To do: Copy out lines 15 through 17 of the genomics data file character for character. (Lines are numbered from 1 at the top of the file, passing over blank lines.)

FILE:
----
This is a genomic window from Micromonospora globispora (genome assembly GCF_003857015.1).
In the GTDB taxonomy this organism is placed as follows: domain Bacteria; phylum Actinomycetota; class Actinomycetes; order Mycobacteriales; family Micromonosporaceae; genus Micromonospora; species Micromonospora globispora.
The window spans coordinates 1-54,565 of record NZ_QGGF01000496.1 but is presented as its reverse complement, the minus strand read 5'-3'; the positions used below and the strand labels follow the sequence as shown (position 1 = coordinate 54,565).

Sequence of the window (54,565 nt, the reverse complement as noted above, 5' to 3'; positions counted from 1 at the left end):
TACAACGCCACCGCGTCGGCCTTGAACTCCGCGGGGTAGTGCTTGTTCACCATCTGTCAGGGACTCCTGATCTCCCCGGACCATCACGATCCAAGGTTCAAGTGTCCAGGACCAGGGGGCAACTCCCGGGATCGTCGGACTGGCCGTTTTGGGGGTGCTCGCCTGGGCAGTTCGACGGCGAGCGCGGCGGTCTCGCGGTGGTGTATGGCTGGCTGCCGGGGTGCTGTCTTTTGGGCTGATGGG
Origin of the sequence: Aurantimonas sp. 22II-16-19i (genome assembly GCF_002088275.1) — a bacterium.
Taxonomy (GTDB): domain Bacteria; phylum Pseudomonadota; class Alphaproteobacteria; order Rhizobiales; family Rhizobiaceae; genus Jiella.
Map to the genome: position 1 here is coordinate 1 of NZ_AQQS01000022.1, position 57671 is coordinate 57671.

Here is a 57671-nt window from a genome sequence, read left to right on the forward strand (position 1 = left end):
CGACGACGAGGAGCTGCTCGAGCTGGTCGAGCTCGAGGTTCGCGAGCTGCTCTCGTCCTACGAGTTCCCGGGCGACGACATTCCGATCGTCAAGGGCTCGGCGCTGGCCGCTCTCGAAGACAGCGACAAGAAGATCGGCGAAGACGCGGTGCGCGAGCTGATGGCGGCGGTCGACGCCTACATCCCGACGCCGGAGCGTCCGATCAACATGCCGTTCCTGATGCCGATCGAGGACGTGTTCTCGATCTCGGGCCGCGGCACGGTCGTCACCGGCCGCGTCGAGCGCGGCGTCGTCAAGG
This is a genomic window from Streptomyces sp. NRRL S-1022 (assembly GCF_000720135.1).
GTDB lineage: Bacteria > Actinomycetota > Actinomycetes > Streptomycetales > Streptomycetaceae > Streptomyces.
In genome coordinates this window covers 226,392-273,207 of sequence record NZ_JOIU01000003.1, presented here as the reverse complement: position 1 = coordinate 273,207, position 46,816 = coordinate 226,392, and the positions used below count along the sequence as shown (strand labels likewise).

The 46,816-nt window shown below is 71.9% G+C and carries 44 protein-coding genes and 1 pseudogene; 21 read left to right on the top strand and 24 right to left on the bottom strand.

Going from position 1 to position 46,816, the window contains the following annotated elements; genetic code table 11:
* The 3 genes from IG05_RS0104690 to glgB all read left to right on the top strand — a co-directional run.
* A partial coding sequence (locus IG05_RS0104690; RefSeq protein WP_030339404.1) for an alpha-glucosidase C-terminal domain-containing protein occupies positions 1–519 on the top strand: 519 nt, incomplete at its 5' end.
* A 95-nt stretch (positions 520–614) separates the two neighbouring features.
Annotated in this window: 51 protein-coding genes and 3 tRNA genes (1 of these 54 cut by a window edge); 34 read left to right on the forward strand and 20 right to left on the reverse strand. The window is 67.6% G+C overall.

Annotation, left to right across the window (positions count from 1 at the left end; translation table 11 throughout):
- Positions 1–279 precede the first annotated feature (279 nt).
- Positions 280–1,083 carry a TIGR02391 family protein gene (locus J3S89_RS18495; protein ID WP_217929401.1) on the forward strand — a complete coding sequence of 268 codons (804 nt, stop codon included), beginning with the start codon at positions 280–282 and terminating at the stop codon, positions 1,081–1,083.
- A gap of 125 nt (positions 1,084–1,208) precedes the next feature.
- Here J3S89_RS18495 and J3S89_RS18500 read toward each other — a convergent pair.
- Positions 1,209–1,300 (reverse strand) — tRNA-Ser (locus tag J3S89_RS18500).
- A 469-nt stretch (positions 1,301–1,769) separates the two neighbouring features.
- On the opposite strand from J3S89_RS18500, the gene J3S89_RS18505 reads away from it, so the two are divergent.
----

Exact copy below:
Going from position 1 to position 46,816, the window contains the following annotated elements; genetic code table 11:
* The 3 genes from IG05_RS0104690 to glgB all read left to right on the top strand — a co-directional run.
* A partial coding sequence (locus IG05_RS0104690; RefSeq protein WP_030339404.1) for an alpha-glucosidase C-terminal domain-containing protein occupies positions 1–519 on the top strand: 519 nt, incomplete at its 5' end.